Word on the street is that Governor David Ige struck a deal with UH President David Lassner to get the governor’s friend, developer lobbyist Carleton Ching, a job as UH director of land development. The price? Vetoing HB553 which would have given graduate student state employees the right to collectively bargain.
According to Civil Beat, about 1300 graduate students at UH Manoa have not received a raise since 2004 despite having their work loads increased. Section 89-6, Hawaii Revised Statutes currently excludes students from collective bargaining, lumping them together with prison inmates.
Graduate students have consistently pointed out that this exclusion violates their right to collectively bargain found in Hawaii’s state constitution. Article III, Sec 2.
In the last eleven years graduate students tuition had gone up, living expenses have climbed, and work load has increased but pay has remained stagnant.
Rep Isaac Choy sponsored HB553 which would have lifted the ban on collective bargaining by graduate student employees.
UH Vice President, Risa Ackerman opposed the measure saying it would cost the university more money and they were doing the grads a service by allowing them to teach and do research.
Graduate student Claudio Corti spoke forcefully about the conditions graduate student employees face:
The compensation scale for graduate assistants has not been increased since 2003/2004. Previously, the scale was increased every year from 1987/88 to 1992/93 and every three or four years between 1993/94 and 2003/2004. Policy set by President of the University of Hawai’i System has scheduled the next review for 2018.
Graduate student employees are rehired each year, and sometimes each semester, many students are afraid to complain about being overworked and/or mistreated. Loss of employment midyear could be devastating as deadlines for financial assistance are either prior to the start of fall or early in the fall semester.
Graduate student employees have no say over insurance premiums. Our insurance premiums are higher than faculty yet constituting a more significant portion of our salaiy. Moreover, we are not afforded sick days or family leave. As a result, sick graduate student employees risk being fired if they choose to stay home in order to avoid spreading illness to students.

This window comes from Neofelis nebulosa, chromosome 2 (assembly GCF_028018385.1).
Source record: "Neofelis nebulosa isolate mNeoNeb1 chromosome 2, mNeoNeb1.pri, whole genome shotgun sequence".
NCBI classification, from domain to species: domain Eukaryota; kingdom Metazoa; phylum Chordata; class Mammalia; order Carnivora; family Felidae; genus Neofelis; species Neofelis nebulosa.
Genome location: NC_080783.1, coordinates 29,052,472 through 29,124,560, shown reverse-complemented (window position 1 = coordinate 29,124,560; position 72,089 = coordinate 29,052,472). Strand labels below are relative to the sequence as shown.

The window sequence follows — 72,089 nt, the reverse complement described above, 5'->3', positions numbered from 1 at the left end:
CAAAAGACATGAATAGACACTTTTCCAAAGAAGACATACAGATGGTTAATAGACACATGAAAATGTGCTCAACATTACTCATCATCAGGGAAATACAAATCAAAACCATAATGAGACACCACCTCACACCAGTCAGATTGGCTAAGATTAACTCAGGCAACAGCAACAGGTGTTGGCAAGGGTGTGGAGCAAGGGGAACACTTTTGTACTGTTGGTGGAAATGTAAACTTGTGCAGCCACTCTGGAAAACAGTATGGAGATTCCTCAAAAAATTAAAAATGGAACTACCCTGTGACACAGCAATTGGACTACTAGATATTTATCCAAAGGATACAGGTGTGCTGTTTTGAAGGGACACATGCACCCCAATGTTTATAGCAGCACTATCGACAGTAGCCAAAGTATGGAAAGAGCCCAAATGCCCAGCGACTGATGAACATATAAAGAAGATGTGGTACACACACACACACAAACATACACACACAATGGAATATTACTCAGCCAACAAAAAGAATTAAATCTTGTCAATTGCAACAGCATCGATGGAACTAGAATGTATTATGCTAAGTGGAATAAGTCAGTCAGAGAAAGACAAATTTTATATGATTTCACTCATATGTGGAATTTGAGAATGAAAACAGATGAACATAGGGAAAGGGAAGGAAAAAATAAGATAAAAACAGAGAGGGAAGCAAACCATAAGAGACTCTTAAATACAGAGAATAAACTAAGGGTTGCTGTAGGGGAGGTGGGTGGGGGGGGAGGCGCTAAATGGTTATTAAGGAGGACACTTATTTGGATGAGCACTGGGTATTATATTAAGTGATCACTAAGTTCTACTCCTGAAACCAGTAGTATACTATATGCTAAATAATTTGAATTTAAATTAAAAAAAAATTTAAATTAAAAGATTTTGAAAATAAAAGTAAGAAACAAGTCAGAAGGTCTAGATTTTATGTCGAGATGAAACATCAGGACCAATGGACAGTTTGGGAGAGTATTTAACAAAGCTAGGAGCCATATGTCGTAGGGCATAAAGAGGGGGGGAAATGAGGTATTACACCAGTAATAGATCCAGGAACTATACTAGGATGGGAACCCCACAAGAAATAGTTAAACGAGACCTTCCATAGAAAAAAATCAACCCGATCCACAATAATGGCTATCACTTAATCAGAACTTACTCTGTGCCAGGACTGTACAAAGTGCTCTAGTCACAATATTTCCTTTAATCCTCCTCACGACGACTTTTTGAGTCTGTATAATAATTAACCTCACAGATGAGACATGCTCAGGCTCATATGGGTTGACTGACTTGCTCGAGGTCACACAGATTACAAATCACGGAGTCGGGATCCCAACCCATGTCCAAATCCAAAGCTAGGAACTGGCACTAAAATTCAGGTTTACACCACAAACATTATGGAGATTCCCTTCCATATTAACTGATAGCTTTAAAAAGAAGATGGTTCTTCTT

Graduate students are an integral part of the UH system. We constitute a committed learning community, do important research, and perform a substantial proportion of the teaching duties. However, we are not afforded the same labor protections that faculty and staff are. We deserve to be treated equally, not abused and exploited.
Attorney Lance Collins was more blunt in responding to UH’s assertion that graduate student employees were being taught skills (presumably working for low wages is included in the skills being taught) so they should not be able to bargain for better pay:
Over the years, the University has stated that its purpose for graduate assistantships is to train and mentor graduate students for their professional careers. Taking collective action for the betterment of working conditions and collective bargaining should be included in that training. Being subject to arbitrary and capricious employment decisions and poor and abusive working conditions only trains graduate students to accept that such harmful conduct is a necessary component to academic life — when it, in fact, is not.
When HB553 passed final reading unanimously with Rep Ward voting aye with reservations and Rep Tsuji excused, UH president David Lassner reportedly begged Governor Ige to veto HB553.
Reports are that the Governor cashed in on his favor to Lassner – appoint his long-time friend, Carleton Ching, to oversee development of the University of Hawaii’s extensive property holdings — much of it crown or so-called “ceded” lands. It is believed the purpose of this UH position is to give Ching a government title related to land management so that in the future, his lack of such experience won’t be an issue.
Last time we met Castle and Cooke developer-lobbyist Carleton Ching, Gov. Ige was trying to shove his appointment through confirmation as head of Department of Land and Natural Resources. There was so much outcry, especially when Ching’s lack of knowledge of basic land and water use law became glaringly apparent, that Ige was forced to withdraw the appointment.
But Ige is nothing if not loyal to his long-time friends and subjecting the approximately 1300 student employees to continued voicelessness and exploitation (as they tell it) is not too great a price to pay to do his friend a favor.
On June 29, 2015 Ige announced his intent to veto HB553. On November 13, 2015 UH president David Lassner announced the appointment of Carleton Ching to Director of Land Development for UH.
Our question: Who was responsible for blocking an over-ride vote of this bill that passed with unanimous support?
Answer: In caucus, it was revealed that Sylvia Luke and Scott Saiki had made commitments to the governor that his veto on this bill would not be overridden in exchange for certain other bills supported by the House’s majority leadership not being vetoed.